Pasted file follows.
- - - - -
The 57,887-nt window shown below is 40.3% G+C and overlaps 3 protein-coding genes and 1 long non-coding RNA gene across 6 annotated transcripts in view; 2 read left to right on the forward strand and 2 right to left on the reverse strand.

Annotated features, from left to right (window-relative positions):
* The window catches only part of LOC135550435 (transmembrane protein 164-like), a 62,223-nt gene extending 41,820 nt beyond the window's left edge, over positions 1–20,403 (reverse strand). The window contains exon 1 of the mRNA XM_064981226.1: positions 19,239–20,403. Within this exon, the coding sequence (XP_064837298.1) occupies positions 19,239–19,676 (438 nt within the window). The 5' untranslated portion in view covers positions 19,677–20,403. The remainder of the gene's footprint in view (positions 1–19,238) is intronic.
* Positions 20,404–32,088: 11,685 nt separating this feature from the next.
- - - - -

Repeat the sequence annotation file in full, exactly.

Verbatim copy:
The 57,887-nt window shown below is 40.3% G+C and overlaps 3 protein-coding genes and 1 long non-coding RNA gene across 6 annotated transcripts in view; 2 read left to right on the forward strand and 2 right to left on the reverse strand.

Annotated features, from left to right (window-relative positions):
* The window catches only part of LOC135550435 (transmembrane protein 164-like), a 62,223-nt gene extending 41,820 nt beyond the window's left edge, over positions 1–20,403 (reverse strand). The window contains exon 1 of the mRNA XM_064981226.1: positions 19,239–20,403. Within this exon, the coding sequence (XP_064837298.1) occupies positions 19,239–19,676 (438 nt within the window). The 5' untranslated portion in view covers positions 19,677–20,403. The remainder of the gene's footprint in view (positions 1–19,238) is intronic.
* Positions 20,404–32,088: 11,685 nt separating this feature from the next.